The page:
Orkut and the cheapening of friendship

What does it mean to be a friend? In LiveJournal, it has a very specific meaning; it means that you’re interested in reading someone’s journal, and that in general, you’re willing to let that person read your “friends-only” postings — at least, unless you start using friend groups to control who can see which posting. In Orkut, however, saying someone is a friend has little or no meaning, since in orkut you don’t really do anything other than define your social circle.

Worse yet, in Orkut-space, friendships are generally bilateral; when someone adds you as a friend, it adds clutter to your Orcut main page until you answer the question yes/no question, “Is person so-and-so your friend?”. Well, what kind of question is that? Orkut doesn’t allow you to specify whether the friendship level is one of “this is someone I would have as a groomsmen or bridesmaid at my wedding”, down to “this person heard me speak when I happened to be in town in Victoria, B.C; we may have said hello”. So do you say yes, or do you say no and risk offending some relative stranger because you’re saying that “sorry, I don’t consider you a friend”.

What most people seem to do is to simply say “yes”, on the theory that in Orkut-space, it’s relatively cheap. After all, it’s not like you’re giving them access to your TMI livejournal entries. In addition, the entire structure of the Orkut site is structured to encourage people to use a very loose, cheap definition of friendship. People with a large number of friends are featured prominently on other people’s network charts, where as people with few friends are on the fringes, or not listed at all. So a person who has a few, deep friendships are pushed to the margins, where as someone with hundreds of superficial friendships are pushed into the center. Wonderful.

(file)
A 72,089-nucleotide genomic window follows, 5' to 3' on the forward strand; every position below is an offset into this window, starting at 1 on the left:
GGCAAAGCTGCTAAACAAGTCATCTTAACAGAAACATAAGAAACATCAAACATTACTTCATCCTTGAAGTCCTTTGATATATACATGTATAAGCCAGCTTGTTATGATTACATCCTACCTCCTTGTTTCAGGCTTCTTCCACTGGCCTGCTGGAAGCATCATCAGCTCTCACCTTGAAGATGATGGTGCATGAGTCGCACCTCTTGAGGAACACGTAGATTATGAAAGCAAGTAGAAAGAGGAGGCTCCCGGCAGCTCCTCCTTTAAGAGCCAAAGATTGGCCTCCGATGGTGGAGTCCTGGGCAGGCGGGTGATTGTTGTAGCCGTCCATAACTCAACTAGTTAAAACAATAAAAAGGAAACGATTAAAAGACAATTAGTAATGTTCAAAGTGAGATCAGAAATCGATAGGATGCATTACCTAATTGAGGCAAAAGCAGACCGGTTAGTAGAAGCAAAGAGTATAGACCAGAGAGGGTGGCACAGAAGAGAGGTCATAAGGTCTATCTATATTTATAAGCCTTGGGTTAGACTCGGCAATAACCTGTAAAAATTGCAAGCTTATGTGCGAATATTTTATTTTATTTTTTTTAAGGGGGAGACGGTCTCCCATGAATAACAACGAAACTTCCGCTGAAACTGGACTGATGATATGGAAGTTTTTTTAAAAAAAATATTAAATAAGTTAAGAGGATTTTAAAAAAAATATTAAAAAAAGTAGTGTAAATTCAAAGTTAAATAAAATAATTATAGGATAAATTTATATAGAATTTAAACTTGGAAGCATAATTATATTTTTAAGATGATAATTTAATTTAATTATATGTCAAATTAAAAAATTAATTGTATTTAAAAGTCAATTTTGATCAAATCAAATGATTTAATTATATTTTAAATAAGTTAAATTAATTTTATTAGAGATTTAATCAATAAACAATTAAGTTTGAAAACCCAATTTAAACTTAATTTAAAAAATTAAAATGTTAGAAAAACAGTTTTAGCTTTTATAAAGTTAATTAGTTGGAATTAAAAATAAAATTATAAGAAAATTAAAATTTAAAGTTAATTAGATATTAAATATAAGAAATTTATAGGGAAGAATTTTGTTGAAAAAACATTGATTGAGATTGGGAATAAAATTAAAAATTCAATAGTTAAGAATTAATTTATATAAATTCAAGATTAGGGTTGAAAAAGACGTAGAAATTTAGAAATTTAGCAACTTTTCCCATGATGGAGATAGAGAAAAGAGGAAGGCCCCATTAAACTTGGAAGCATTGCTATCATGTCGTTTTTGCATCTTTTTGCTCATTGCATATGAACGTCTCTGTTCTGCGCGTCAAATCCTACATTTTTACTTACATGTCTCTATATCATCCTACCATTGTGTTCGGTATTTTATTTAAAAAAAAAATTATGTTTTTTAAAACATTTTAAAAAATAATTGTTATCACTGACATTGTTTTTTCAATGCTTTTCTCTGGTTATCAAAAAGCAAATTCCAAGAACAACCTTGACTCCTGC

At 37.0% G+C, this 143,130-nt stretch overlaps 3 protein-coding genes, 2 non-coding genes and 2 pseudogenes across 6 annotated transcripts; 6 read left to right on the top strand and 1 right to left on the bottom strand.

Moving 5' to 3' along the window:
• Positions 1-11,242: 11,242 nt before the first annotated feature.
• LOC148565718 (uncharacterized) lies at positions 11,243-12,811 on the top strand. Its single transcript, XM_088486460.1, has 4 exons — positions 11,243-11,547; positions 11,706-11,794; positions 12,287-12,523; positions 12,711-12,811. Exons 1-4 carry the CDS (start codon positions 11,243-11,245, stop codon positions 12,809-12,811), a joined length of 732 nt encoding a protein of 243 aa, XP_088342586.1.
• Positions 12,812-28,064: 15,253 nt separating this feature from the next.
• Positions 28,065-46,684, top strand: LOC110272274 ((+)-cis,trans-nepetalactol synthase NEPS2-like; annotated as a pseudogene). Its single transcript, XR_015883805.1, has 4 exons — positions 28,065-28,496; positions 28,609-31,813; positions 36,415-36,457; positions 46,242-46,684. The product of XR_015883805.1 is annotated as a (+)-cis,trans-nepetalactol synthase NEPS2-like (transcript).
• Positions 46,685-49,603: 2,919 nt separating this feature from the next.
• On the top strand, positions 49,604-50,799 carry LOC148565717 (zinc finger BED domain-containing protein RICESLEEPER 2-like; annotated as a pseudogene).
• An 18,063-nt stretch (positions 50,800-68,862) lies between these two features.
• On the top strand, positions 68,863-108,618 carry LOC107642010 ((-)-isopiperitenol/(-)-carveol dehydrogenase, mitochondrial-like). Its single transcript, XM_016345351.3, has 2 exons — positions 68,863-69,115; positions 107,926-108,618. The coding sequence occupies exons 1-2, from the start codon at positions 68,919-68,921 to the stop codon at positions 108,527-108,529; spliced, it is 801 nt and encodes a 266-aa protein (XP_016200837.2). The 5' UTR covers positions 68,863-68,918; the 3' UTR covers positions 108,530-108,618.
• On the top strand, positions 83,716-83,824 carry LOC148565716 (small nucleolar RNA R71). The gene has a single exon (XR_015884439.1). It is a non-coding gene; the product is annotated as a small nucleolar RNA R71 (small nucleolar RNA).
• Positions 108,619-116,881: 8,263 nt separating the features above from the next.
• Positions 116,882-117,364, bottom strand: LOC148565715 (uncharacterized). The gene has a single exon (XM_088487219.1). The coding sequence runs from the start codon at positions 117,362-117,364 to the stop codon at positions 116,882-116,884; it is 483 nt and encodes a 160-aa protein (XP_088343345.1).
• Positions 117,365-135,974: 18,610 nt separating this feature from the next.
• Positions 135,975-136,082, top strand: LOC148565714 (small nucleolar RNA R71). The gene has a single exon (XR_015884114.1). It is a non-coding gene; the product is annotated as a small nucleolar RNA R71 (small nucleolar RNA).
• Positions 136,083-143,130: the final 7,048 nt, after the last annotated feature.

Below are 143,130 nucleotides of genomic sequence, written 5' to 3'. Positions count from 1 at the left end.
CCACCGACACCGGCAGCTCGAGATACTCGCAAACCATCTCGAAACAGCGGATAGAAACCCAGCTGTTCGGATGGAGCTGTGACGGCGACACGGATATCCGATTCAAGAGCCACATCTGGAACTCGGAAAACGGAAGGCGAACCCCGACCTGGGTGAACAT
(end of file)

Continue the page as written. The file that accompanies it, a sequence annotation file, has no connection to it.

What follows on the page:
The one useful thing that I’ve found from Orkut is that it’s been a useful source for various people’s cell phone numbers, as well as other vaguely personal details that I hadn’t known about them. My theory is that this is because most people fill out the profile before they understand what “friendship” means in Orkut, and so they general tend to be a bit more willing to let information be available to their “friends”. Then when they get seduced into listing everyone and their brother/sister as friends, they don’t go back to edit down their profile to match their actual level of Orkut promiscuity.

I’m still trying to figure out what I should do with my Orkut account at this point. Should I just give in, and say yes to everyone who claims me as a their friend? Should I be more discerning, and risk offending these people? Should I ask for my Orkut account to be removed? I’m not sure, but this quote from Marc Cramer’s blog is certainly where I’m leaning….

I already know who my friends are, am not actively trying to get laid, and don’t need the “service” of having to risk offending near-strangers who want me to confirm some notional “friendship” between us a dozen times a day and I certainly can’t think of a good reason to entrust some commercial outfit with my personal relationship data.